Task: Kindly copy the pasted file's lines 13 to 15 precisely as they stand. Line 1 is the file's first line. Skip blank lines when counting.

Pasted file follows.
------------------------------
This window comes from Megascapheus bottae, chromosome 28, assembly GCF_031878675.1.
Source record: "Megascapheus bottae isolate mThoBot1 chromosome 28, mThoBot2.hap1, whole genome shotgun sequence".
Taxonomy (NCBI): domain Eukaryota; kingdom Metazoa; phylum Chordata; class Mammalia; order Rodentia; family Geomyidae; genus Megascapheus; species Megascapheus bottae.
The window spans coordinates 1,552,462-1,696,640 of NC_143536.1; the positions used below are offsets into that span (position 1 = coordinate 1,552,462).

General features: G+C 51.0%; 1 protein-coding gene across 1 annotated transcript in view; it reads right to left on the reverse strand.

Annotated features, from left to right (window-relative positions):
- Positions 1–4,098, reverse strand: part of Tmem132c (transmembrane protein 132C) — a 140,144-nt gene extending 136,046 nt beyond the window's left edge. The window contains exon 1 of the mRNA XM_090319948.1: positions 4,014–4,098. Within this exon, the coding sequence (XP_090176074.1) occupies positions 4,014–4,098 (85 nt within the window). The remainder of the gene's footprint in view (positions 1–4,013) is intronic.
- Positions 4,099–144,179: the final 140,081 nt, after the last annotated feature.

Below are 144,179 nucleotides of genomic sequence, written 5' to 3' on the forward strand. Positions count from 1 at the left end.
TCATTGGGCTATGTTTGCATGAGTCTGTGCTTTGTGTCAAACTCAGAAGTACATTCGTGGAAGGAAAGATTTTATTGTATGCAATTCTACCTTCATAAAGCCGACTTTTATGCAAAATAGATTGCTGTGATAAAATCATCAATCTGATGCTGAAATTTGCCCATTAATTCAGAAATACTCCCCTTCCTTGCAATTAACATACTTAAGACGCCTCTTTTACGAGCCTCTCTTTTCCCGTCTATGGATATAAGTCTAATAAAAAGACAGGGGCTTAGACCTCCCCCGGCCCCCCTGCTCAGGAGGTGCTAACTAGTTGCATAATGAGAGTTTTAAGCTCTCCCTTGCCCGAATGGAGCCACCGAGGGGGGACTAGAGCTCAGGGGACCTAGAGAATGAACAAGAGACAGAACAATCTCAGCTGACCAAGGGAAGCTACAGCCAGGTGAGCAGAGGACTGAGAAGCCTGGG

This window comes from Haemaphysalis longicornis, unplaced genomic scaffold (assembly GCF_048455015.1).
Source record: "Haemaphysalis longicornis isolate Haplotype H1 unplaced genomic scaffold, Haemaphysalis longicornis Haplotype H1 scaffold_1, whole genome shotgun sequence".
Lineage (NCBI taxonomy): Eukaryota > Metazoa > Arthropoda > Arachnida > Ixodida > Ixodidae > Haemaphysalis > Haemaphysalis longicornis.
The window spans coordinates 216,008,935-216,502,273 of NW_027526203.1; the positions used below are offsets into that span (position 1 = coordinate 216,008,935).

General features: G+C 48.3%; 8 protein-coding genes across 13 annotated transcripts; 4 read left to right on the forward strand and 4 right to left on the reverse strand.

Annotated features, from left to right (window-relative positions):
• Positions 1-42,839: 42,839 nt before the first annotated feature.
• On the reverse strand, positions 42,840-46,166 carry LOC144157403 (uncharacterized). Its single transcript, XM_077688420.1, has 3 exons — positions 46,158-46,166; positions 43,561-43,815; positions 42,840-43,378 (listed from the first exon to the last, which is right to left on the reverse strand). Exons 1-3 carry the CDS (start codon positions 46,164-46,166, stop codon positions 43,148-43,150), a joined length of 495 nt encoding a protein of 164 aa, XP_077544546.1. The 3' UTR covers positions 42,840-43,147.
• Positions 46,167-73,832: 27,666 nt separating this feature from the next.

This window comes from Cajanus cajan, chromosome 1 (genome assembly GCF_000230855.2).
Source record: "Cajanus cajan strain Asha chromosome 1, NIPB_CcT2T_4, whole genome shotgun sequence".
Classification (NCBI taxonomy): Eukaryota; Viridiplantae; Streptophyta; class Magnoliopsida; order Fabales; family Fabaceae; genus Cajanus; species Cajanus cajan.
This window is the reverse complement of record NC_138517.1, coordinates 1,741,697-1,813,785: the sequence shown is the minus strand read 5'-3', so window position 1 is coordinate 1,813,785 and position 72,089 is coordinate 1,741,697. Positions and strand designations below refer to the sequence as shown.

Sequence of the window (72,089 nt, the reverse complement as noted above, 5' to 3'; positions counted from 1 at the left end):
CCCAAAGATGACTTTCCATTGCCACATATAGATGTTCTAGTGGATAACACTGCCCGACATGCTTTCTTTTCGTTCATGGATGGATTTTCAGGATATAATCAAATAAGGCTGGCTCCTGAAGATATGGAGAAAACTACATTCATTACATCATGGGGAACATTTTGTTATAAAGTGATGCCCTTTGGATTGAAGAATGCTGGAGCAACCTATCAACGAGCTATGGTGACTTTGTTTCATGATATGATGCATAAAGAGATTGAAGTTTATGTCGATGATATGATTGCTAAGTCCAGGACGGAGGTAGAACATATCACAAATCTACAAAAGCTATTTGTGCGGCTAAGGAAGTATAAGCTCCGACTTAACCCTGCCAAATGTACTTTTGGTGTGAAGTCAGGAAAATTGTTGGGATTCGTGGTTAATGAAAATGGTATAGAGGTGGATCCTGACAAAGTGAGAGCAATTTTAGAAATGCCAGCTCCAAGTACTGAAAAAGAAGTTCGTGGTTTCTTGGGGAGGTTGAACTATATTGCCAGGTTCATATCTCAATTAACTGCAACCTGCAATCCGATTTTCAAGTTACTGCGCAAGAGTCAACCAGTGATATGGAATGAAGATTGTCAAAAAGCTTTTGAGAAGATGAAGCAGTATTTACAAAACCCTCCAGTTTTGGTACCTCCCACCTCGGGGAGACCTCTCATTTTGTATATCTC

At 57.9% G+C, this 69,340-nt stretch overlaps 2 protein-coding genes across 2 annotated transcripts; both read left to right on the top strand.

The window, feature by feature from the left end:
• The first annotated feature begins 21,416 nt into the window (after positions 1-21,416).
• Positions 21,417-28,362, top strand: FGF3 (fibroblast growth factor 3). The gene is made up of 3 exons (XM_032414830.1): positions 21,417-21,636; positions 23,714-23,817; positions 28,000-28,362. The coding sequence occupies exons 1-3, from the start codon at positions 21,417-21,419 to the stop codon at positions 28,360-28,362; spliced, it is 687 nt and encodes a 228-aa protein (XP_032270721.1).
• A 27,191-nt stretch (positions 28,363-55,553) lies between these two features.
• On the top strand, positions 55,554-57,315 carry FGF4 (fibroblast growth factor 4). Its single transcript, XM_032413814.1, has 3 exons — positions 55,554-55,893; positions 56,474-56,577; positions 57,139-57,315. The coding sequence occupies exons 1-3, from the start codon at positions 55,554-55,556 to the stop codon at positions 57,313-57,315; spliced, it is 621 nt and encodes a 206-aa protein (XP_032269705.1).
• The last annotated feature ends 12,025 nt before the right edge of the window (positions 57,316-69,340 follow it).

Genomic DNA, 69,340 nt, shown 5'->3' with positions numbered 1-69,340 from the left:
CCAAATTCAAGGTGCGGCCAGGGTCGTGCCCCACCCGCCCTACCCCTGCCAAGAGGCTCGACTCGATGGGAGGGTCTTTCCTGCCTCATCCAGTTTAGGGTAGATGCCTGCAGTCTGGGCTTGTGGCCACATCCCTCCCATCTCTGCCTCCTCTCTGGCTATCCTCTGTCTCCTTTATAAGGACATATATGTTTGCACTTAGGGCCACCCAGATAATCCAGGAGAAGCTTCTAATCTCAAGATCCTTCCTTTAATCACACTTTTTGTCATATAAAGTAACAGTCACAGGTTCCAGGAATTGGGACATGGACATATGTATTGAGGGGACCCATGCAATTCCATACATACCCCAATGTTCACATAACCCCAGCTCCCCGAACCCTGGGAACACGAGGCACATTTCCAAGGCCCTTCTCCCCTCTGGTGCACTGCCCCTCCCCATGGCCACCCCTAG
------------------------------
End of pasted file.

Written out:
Lineage (NCBI taxonomy): Eukaryota > Metazoa > Arthropoda > Arachnida > Ixodida > Ixodidae > Haemaphysalis > Haemaphysalis longicornis.
The window spans coordinates 216,008,935-216,502,273 of NW_027526203.1; the positions used below are offsets into that span (position 1 = coordinate 216,008,935).

General features: G+C 48.3%; 8 protein-coding genes across 13 annotated transcripts; 4 read left to right on the forward strand and 4 right to left on the reverse strand.